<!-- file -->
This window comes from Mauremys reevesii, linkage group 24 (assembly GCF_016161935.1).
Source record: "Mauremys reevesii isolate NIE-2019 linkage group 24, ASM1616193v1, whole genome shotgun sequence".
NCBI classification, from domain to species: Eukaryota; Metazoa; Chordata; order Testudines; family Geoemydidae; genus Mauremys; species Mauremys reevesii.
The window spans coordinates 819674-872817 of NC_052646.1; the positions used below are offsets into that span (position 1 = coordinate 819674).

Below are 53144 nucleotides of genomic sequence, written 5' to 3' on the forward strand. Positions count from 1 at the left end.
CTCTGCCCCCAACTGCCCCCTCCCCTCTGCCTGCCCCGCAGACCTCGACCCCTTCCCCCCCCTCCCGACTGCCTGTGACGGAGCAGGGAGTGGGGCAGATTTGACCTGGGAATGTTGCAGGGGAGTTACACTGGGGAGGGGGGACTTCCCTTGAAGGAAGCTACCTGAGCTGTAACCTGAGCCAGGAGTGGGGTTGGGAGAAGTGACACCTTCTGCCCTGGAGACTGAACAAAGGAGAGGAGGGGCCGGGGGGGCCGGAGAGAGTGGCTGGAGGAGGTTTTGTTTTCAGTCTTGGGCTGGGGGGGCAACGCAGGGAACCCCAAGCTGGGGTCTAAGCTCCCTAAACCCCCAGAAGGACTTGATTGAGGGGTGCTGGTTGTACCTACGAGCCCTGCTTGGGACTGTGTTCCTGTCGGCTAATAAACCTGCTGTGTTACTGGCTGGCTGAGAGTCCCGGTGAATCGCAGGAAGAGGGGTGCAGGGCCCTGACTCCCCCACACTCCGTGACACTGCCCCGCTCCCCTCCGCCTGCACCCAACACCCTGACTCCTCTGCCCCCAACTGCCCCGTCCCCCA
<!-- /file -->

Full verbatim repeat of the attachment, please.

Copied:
This window comes from Mauremys reevesii, linkage group 24 (assembly GCF_016161935.1).
Source record: "Mauremys reevesii isolate NIE-2019 linkage group 24, ASM1616193v1, whole genome shotgun sequence".
NCBI classification, from domain to species: Eukaryota; Metazoa; Chordata; order Testudines; family Geoemydidae; genus Mauremys; species Mauremys reevesii.
The window spans coordinates 819674-872817 of NC_052646.1; the positions used below are offsets into that span (position 1 = coordinate 819674).

Below are 53144 nucleotides of genomic sequence, written 5' to 3' on the forward strand. Positions count from 1 at the left end.
CTCTGCCCCCAACTGCCCCCTCCCCTCTGCCTGCCCCGCAGACCTCGACCCCTTCCCCCCCCTCCCGACTGCCTGTGACGGAGCAGGGAGTGGGGCAGATTTGACCTGGGAATGTTGCAGGGGAGTTACACTGGGGAGGGGGGACTTCCCTTGAAGGAAGCTACCTGAGCTGTAACCTGAGCCAGGAGTGGGGTTGGGAGAAGTGACACCTTCTGCCCTGGAGACTGAACAAAGGAGAGGAGGGGCCGGGGGGGCCGGAGAGAGTGGCTGGAGGAGGTTTTGTTTTCAGTCTTGGGCTGGGGGGGCAACGCAGGGAACCCCAAGCTGGGGTCTAAGCTCCCTAAACCCCCAGAAGGACTTGATTGAGGGGTGCTGGTTGTACCTACGAGCCCTGCTTGGGACTGTGTTCCTGTCGGCTAATAAACCTGCTGTGTTACTGGCTGGCTGAGAGTCCCGGTGAATCGCAGGAAGAGGGGTGCAGGGCCCTGACTCCCCCACACTCCGTGACACTGCCCCGCTCCCCTCCGCCTGCACCCAACACCCTGACTCCTCTGCCCCCAACTGCCCCGTCCCCCA